— Police officers had Leland Rumph by the hand, talking to him to keep him calm as they worked to free him from a trench that had collapsed around him Wednesday.

They had freed him up to his arms and head and were giving him oxygen when the trench collapsed again, this time with deadly consequences.

The debris from the hole, about 15 feet deep and being dug to access a sewer line while preparing a lot at 20162 Fairway Drive near Oxford, completely buried him, taking another officer down as well. Rumph died before workers could pull him to safety.

Chief Shadd Whitehead of the Livonia Fire Department and Western Wayne County Urban Search and Rescue team, which aided the rescue, said the primary concern after the second collapse was keeping the emergency crews safe as they tried to retrieve the body.

"A preliminary look shows this was a very dangerous trench to be in and there should have been protection in the trench. I certainly didn't see any of that," said Whitehead.

Al Fincham, city administrator and acting director of Grosse Pointe Woods Public Safety, said "the side walls sheared off and collapsed."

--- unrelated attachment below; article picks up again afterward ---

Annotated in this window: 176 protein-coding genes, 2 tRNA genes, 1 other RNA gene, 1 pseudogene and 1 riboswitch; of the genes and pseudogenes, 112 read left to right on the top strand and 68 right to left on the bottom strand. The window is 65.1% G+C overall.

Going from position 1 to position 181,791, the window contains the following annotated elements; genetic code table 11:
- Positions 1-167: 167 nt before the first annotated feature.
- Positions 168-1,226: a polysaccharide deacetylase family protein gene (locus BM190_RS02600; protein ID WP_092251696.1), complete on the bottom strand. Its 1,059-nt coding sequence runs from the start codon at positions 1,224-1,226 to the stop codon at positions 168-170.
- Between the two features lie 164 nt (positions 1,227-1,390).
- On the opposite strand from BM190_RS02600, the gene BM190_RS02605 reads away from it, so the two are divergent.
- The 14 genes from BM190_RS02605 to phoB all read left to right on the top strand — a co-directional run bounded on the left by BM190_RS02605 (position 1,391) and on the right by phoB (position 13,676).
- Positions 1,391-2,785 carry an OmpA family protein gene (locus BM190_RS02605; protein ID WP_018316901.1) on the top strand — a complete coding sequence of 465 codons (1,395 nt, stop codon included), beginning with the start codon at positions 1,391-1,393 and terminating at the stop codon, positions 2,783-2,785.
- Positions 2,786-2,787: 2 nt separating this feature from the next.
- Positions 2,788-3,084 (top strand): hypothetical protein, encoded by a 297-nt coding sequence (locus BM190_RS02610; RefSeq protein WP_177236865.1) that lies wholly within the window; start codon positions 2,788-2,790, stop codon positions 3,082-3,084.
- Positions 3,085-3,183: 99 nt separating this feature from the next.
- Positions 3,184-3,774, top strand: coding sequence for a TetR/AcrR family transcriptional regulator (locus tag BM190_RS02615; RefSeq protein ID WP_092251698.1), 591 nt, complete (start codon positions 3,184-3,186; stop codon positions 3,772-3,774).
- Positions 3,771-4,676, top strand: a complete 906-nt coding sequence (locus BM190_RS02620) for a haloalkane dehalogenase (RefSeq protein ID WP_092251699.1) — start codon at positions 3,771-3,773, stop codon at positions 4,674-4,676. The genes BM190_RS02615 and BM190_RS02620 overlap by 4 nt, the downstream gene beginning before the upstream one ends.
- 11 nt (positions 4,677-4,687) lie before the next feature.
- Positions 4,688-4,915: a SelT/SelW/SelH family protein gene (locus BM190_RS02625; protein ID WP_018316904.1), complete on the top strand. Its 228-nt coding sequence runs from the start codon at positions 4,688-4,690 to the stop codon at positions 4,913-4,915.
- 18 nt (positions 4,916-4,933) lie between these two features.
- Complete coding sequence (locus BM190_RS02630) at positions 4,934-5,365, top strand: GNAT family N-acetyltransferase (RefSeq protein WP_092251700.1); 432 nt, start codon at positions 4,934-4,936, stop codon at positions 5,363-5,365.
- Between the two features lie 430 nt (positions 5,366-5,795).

Rumph, 59, who owned the Sterling Heights construction company, Rumph Construction Inc., was digging a hole to the sewer line on the empty lot. A Grosse Pointe Woods police officer in his mid-30s suffered injuries to his back and leg. He was hospitalized in good condition, said Fincham.

"Whether (the trench) was done properly will have to be determined after there is an investigation," a shaken and mud-covered Fincham said at the scene Wednesday afternoon. "There are things I would have liked to see in place that weren't there."

It was the first day of construction at the site. The crew was using a backhoe to dig about 20 feet down to reach a sewer line.

Police received a call about the trench collapse around 12:05 p.m. and the first officers were on the scene at 12:06 p.m. They found Rumph completely buried in the trench, said Fincham.

Officers got into the hole and started calling for him. Rumph's response was muffled because he was buried.

Fincham said officers burrowed about 15 feet into the trench and dug out Rumph's head and part of his chest and gave him oxygen. They had freed his arms and an officer was holding his hand, trying to keep him calm, when a secondary collapse occurred, injuring the officer and burying Rumph again.

Rescuers had not recovered his body by Wednesday night.

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